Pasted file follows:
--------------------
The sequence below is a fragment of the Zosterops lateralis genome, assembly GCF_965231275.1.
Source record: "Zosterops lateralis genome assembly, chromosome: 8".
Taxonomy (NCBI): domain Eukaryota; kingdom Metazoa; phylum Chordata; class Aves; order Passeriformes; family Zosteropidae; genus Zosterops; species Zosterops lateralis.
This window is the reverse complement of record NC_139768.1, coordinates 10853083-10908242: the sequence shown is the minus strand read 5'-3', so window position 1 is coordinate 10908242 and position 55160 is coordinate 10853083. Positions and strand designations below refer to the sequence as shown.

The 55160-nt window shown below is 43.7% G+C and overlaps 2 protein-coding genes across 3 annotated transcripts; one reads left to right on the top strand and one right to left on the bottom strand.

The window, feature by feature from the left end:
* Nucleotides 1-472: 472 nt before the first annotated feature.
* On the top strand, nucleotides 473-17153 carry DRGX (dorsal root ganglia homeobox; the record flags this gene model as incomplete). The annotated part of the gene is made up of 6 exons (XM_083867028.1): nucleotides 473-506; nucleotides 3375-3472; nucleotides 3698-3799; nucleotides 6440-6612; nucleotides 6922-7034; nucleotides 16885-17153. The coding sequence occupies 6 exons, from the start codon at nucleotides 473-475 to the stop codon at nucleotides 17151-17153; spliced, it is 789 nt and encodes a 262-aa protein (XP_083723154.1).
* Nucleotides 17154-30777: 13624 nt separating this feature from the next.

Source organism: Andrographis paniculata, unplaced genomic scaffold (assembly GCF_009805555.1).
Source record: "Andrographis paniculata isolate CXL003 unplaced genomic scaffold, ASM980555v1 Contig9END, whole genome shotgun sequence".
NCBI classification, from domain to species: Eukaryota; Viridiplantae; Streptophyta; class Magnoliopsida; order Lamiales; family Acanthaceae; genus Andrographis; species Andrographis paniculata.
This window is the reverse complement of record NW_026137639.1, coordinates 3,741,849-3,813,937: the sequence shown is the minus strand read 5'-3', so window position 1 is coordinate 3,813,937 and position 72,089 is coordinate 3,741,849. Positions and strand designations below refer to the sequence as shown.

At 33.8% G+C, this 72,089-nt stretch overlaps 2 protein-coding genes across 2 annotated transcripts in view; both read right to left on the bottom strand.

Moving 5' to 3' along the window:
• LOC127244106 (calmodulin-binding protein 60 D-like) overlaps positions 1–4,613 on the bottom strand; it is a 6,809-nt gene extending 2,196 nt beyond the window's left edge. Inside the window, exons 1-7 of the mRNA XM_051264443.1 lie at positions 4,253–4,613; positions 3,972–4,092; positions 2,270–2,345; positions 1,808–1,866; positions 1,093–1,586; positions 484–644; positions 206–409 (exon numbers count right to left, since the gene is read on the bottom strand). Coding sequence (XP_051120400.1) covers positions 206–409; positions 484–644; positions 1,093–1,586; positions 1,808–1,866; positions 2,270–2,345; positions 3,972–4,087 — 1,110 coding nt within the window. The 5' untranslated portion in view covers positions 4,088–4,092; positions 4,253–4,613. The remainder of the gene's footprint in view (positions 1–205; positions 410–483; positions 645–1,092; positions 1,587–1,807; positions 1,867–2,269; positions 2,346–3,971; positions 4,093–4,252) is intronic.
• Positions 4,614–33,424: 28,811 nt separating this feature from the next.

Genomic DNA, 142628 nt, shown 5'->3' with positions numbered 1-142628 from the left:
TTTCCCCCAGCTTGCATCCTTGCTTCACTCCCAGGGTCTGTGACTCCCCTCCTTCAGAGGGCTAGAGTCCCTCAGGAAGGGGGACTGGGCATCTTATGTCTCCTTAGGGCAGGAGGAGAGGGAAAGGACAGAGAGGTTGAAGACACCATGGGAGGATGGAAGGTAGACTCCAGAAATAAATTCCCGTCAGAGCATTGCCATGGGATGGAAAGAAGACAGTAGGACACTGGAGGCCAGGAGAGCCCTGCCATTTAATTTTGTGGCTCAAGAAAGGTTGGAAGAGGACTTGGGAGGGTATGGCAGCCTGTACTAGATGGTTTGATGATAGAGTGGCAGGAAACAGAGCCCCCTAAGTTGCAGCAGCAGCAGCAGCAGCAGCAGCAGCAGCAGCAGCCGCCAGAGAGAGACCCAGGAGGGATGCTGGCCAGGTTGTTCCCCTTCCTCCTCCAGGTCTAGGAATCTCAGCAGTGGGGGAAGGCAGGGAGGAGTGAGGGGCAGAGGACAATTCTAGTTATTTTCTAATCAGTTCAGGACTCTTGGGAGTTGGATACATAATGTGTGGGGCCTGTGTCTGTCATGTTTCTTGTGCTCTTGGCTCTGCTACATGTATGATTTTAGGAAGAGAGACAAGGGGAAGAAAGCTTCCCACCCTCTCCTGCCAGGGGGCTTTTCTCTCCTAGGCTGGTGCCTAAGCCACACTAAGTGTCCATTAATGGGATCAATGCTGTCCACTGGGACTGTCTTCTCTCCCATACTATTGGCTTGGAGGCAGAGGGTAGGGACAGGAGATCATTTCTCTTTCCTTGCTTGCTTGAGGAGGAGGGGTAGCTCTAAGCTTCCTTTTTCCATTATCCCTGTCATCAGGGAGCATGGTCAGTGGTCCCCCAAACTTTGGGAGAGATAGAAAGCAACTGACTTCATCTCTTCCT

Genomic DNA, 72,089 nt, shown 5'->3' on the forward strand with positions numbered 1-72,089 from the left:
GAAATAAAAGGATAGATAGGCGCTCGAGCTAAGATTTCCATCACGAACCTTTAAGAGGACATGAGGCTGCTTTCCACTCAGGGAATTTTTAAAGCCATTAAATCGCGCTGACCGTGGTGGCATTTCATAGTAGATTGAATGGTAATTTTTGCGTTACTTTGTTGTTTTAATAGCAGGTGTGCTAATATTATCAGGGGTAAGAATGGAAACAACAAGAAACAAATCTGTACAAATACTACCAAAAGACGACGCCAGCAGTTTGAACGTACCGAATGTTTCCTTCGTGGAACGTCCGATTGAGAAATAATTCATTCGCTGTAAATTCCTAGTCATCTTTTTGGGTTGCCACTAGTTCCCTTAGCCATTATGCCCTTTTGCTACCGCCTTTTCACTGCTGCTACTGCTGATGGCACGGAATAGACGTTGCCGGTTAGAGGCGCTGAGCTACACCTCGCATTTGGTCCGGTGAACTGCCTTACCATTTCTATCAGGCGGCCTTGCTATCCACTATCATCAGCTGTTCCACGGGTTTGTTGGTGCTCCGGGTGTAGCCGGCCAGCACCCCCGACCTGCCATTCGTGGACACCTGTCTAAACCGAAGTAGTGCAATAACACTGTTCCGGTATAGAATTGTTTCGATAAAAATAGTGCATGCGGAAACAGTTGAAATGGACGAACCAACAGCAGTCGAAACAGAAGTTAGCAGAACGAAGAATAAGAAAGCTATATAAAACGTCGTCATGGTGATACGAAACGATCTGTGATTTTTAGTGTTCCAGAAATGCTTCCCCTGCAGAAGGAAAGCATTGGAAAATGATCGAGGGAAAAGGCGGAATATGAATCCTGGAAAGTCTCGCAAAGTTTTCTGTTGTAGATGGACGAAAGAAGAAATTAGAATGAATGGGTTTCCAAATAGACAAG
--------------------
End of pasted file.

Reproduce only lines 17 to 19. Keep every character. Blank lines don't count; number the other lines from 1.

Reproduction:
• Positions 4,614–33,424: 28,811 nt separating this feature from the next.

Genomic DNA, 142628 nt, shown 5'->3' with positions numbered 1-142628 from the left:
TTTCCCCCAGCTTGCATCCTTGCTTCACTCCCAGGGTCTGTGACTCCCCTCCTTCAGAGGGCTAGAGTCCCTCAGGAAGGGGGACTGGGCATCTTATGTCTCCTTAGGGCAGGAGGAGAGGGAAAGGACAGAGAGGTTGAAGACACCATGGGAGGATGGAAGGTAGACTCCAGAAATAAATTCCCGTCAGAGCATTGCCATGGGATGGAAAGAAGACAGTAGGACACTGGAGGCCAGGAGAGCCCTGCCATTTAATTTTGTGGCTCAAGAAAGGTTGGAAGAGGACTTGGGAGGGTATGGCAGCCTGTACTAGATGGTTTGATGATAGAGTGGCAGGAAACAGAGCCCCCTAAGTTGCAGCAGCAGCAGCAGCAGCAGCAGCAGCAGCAGCAGCCGCCAGAGAGAGACCCAGGAGGGATGCTGGCCAGGTTGTTCCCCTTCCTCCTCCAGGTCTAGGAATCTCAGCAGTGGGGGAAGGCAGGGAGGAGTGAGGGGCAGAGGACAATTCTAGTTATTTTCTAATCAGTTCAGGACTCTTGGGAGTTGGATACATAATGTGTGGGGCCTGTGTCTGTCATGTTTCTTGTGCTCTTGGCTCTGCTACATGTATGATTTTAGGAAGAGAGACAAGGGGAAGAAAGCTTCCCACCCTCTCCTGCCAGGGGGCTTTTCTCTCCTAGGCTGGTGCCTAAGCCACACTAAGTGTCCATTAATGGGATCAATGCTGTCCACTGGGACTGTCTTCTCTCCCATACTATTGGCTTGGAGGCAGAGGGTAGGGACAGGAGATCATTTCTCTTTCCTTGCTTGCTTGAGGAGGAGGGGTAGCTCTAAGCTTCCTTTTTCCATTATCCCTGTCATCAGGGAGCATGGTCAGTGGTCCCCCAAACTTTGGGAGAGATAGAAAGCAACTGACTTCATCTCTTCCT